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Inquiring, irreverent, reverent, enraptured, Dora Malech is that rare thing, the magician technician, and she has written a book in which a sudden segue in poetry takes place – from Hopkins to the present.
—Mary Ruefle, author of Dunce
Malech is ferociously alert to the unconscious absurdity and desire in idiomatic speech, its mortifying blend of self-effacement and self-betrayal. The closer one stares at the dizzying, ultra-fluent surfaces of these poems, the more their grave ambiguities emerge.
—Mark Levine, author of Travels with Marco
Reader beware: you are handling a book as dangerous as it is delicious. Dora Malech’s passionate constraint—her fervor, her discipline, and her devotion—is exemplary and can be contagious. This collection is one of a kind.
—Stephen Yenser, author of Stone Fruit
Soundings is Dora Malech’s latest anthology of poems written in the last decade and appearing for the first time in a single volume. It includes works from her previously published books, Shore Ordered Ocean, Say So, and Stet.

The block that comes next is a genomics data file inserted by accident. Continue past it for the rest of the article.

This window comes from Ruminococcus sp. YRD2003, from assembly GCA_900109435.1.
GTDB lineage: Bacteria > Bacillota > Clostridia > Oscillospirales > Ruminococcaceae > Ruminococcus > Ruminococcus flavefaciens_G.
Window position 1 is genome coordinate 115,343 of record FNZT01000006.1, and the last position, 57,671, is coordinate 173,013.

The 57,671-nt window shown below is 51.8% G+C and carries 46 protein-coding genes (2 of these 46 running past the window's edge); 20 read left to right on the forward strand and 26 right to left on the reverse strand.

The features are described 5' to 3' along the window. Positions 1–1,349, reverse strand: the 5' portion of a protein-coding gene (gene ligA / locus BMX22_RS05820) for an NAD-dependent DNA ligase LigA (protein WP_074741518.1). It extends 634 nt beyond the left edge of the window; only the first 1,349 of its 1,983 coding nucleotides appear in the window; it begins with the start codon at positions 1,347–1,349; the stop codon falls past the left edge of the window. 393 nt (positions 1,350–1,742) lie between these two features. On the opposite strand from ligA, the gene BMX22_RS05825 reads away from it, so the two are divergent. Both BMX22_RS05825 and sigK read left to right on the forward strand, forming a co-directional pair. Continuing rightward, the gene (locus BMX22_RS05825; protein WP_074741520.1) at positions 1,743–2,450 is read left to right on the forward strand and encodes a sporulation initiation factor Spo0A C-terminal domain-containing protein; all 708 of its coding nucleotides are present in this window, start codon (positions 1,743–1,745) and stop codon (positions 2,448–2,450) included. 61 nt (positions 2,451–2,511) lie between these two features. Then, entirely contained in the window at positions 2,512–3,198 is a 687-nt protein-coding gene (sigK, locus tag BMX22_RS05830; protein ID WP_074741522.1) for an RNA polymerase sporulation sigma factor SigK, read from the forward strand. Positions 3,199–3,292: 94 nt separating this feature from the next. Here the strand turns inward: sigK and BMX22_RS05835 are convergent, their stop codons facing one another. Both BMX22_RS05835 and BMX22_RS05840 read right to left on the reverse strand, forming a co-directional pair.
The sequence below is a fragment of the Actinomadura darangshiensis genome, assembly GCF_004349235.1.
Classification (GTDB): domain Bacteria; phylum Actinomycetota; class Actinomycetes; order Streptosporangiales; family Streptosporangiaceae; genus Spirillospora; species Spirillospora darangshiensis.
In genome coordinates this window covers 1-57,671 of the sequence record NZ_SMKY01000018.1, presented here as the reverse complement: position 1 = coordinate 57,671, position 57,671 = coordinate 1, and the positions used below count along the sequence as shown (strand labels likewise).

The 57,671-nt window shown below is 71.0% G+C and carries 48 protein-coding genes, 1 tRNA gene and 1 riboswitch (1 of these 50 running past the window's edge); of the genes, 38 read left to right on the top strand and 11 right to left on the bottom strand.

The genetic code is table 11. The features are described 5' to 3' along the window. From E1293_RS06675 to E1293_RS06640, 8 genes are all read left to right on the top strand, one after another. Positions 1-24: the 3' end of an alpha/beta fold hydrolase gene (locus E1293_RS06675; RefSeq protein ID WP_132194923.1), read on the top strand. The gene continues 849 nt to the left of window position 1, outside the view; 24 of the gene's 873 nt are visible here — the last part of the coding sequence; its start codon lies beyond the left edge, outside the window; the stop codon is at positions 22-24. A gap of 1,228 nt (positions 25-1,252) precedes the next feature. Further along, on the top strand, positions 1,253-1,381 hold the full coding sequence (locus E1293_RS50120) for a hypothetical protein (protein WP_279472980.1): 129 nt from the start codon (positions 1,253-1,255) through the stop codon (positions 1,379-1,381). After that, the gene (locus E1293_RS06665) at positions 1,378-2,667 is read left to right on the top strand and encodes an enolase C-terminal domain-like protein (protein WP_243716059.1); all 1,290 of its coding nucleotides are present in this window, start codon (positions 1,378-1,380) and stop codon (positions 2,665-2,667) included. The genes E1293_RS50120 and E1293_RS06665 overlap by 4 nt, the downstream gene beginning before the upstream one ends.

About Shore Ordered Ocean:
By turns playful and serious, the poems in Dora Malech's Shore Ordered Ocean revel in the inherent tensions and pleasures of sense, sound and syntax, reveal the resonance in the offhand utterance, seek the unexpected in aphorism and cliché, and tap into the paradoxical freedom of formality. This is an extraordinary collection of highly idiosyncratic poems which explores place, politics, the body, love, art, and more. It is bound together by an urgent, physical and beguiling relationship with language itself.
About Say So:
The poems in Say So are at once rigorously formal and wildly experimental. Human utterance—be it prayer or plea or pun or turn of phrase or epithet—is one of Say So's primary pistons; poetic tradition—rhyme, meter, form, rhetoric—is another; the beauty and betrayals of the body, or bodies—echoed in the beauty and betrayal of language itself—is a third. Together, these forces provide the pressure that makes Say So move and brings these poems to life.
In Stet, poet Dora Malech takes constraint as her catalyst and subject, exploring what it means to make or break a vow, to create art out of a life in flux, to reckon with the body’s bounds, and to arrive at a place where one might bear and care for another life. Tapping the inventive possibilities of constrained forms, particularly the revealing limitations of the anagram, Stet is a work of serious play that brings home the connections and intimacies of language.